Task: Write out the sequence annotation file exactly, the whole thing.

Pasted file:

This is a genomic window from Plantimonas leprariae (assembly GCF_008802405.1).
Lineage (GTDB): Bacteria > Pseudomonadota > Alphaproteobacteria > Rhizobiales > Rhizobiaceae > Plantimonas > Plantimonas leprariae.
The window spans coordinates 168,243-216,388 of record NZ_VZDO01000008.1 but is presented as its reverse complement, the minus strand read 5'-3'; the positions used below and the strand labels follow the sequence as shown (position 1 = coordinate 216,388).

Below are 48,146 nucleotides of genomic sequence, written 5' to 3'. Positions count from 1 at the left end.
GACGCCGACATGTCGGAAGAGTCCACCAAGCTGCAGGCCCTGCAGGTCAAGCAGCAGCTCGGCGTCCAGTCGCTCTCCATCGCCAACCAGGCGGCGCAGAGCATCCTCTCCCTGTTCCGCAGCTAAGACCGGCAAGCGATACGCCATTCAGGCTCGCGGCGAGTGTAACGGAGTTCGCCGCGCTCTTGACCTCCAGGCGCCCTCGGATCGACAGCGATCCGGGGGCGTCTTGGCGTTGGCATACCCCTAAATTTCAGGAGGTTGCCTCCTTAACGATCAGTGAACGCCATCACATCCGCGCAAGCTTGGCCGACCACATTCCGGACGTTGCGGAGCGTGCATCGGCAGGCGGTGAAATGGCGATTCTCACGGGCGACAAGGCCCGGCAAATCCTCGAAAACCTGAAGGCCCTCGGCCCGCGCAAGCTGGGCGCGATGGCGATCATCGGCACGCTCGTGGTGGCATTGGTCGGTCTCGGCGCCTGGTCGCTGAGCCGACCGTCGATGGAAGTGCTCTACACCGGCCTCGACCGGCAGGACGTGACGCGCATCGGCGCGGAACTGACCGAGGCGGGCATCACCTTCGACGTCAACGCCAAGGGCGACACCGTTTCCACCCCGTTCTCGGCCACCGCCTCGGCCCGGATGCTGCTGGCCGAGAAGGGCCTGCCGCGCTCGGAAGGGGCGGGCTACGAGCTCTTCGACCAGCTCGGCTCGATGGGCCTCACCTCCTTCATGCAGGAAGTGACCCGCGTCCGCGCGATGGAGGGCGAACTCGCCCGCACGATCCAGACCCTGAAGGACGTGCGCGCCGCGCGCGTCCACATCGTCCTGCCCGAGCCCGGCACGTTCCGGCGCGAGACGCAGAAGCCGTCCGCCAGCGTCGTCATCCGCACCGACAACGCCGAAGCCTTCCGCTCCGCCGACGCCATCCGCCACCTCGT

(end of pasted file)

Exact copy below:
This is a genomic window from Plantimonas leprariae (assembly GCF_008802405.1).
Lineage (GTDB): Bacteria > Pseudomonadota > Alphaproteobacteria > Rhizobiales > Rhizobiaceae > Plantimonas > Plantimonas leprariae.
The window spans coordinates 168,243-216,388 of record NZ_VZDO01000008.1 but is presented as its reverse complement, the minus strand read 5'-3'; the positions used below and the strand labels follow the sequence as shown (position 1 = coordinate 216,388).

Below are 48,146 nucleotides of genomic sequence, written 5' to 3'. Positions count from 1 at the left end.
GACGCCGACATGTCGGAAGAGTCCACCAAGCTGCAGGCCCTGCAGGTCAAGCAGCAGCTCGGCGTCCAGTCGCTCTCCATCGCCAACCAGGCGGCGCAGAGCATCCTCTCCCTGTTCCGCAGCTAAGACCGGCAAGCGATACGCCATTCAGGCTCGCGGCGAGTGTAACGGAGTTCGCCGCGCTCTTGACCTCCAGGCGCCCTCGGATCGACAGCGATCCGGGGGCGTCTTGGCGTTGGCATACCCCTAAATTTCAGGAGGTTGCCTCCTTAACGATCAGTGAACGCCATCACATCCGCGCAAGCTTGGCCGACCACATTCCGGACGTTGCGGAGCGTGCATCGGCAGGCGGTGAAATGGCGATTCTCACGGGCGACAAGGCCCGGCAAATCCTCGAAAACCTGAAGGCCCTCGGCCCGCGCAAGCTGGGCGCGATGGCGATCATCGGCACGCTCGTGGTGGCATTGGTCGGTCTCGGCGCCTGGTCGCTGAGCCGACCGTCGATGGAAGTGCTCTACACCGGCCTCGACCGGCAGGACGTGACGCGCATCGGCGCGGAACTGACCGAGGCGGGCATCACCTTCGACGTCAACGCCAAGGGCGACACCGTTTCCACCCCGTTCTCGGCCACCGCCTCGGCCCGGATGCTGCTGGCCGAGAAGGGCCTGCCGCGCTCGGAAGGGGCGGGCTACGAGCTCTTCGACCAGCTCGGCTCGATGGGCCTCACCTCCTTCATGCAGGAAGTGACCCGCGTCCGCGCGATGGAGGGCGAACTCGCCCGCACGATCCAGACCCTGAAGGACGTGCGCGCCGCGCGCGTCCACATCGTCCTGCCCGAGCCCGGCACGTTCCGGCGCGAGACGCAGAAGCCGTCCGCCAGCGTCGTCATCCGCACCGACAACGCCGAAGCCTTCCGCTCCGCCGACGCCATCCGCCACCTCGT